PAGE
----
Skip to content

My Getting Better Moment

June 26, 2015

Many years ago when I was a young programmer, I screwed up. It wasn’t a normal “I spilled coffee” type of screw up, it was the kind that makes you dizzy when you think about just how much money it cost the company. This is the story of that screw up, and how it changed my mentality as a software engineer.

My first job out of college was for one of America’s big financial institutions. I came on board in the Spring of 2007. For those who don’t recall the events of 2007, do you remember the boulder scene from Indiana Jones and the Raiders of the Lost Ark? That is a perfect metaphor for the economy at that time. Indiana Jones was your average financial institution, and the credit crunch, congressional bills, and share holders are traps that could trip you up and end you at any moment.




In my first year, I spent most of my time reacting to financial regulation bills. I was given tasks, and I dove right in. The systems varied wildly. Each project had its own technologies and tools. One day I would be working in COBOL, and then next in C# (and yes, in 2007 COBOL systems where still being developed!) I would make a change and I would kick it over to QA, who would of course tell me if anything didn’t work as expected.

The cowboy approach paid off. I was praised for my ability to get things done quickly. Perhaps worst of all, it worked; At least for a while.

About a year in, I was given a task to write a data import process for one of our new systems. The system used a proprietary language written by a small company, which I’m convinced must have had the best salespeople in the world. The language itself was derived from VB6, and used a Caché database. I completed the task with little thought, and moved on.

Days passed, then weeks, and months. One day I was called in to my VP’s office. The VP was there, along with my team lead, manager, one of our senior programmers, and several programmers from the company that wrote the proprietary language used for the system. The second I walked in the room I knew something was very, very wrong.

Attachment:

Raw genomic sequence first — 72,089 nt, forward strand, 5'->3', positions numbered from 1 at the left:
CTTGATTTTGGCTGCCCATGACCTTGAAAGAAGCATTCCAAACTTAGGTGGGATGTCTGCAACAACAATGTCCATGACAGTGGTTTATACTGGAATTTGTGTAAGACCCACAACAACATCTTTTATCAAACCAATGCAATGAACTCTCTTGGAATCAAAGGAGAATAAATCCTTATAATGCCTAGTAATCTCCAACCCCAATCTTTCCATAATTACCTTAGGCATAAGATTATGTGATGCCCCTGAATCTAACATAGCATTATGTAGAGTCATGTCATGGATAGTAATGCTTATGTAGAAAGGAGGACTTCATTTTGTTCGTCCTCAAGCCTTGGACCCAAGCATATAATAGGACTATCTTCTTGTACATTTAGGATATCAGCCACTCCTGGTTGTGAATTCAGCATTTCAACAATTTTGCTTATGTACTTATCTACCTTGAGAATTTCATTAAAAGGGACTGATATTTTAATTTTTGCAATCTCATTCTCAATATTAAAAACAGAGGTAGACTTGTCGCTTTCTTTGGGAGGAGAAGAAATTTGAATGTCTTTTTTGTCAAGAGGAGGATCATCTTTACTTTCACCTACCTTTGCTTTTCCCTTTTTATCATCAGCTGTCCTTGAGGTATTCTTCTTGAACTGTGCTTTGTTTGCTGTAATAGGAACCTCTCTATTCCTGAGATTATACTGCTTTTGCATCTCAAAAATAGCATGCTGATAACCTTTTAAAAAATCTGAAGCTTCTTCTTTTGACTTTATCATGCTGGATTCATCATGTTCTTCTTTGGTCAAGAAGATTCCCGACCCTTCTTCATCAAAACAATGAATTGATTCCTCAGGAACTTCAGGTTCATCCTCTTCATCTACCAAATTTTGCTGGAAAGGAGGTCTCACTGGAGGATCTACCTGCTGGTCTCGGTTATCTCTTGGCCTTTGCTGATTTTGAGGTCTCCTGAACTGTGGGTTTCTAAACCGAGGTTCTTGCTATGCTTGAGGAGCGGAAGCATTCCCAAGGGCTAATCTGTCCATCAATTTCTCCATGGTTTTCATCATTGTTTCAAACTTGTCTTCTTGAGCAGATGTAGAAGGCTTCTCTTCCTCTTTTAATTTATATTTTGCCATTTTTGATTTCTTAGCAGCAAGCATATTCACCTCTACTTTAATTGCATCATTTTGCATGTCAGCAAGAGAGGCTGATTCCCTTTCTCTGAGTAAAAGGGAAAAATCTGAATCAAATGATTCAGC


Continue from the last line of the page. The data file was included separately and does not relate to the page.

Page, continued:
Apparently, the data import I wrote, which originally ran in about an hour, was now taking about 10 hours to run, getting slower each day! After much research by the external company’s programming team, they found the source… my import. For each record that I was updating in my data import, I was also creating a new empty record in the database, and this was slowing the system down to a crawl. My hastily thrown together program had created hundreds of millions of empty records in the production database.

While the company placed the blame at the feet of the language and its vague syntax, I knew that I should have caught it myself.  My days of “conquering” a problem as fast as possible needed to be end. Code organization, architecture, readability, and testing needed to become my priorities if I wanted to continue to grow as a software engineer. I let books like “Code Complete”, “Clean Code”, and the Gang of Four’s “Design Patterns” help me redefine what being a good software engineer means to me.

So that’s my Getting Better Moment. What’s yours?

No comments yet

Leave a Reply

Fill in your details below or click an icon to log in: Logo

You are commenting using your account. Log Out / Change )

Twitter picture

You are commenting using your Twitter account. Log Out / Change )

Facebook photo

You are commenting using your Facebook account. Log Out / Change )

Google+ photo

You are commenting using your Google+ account. Log Out / Change )

Connecting to %s

%d bloggers like this: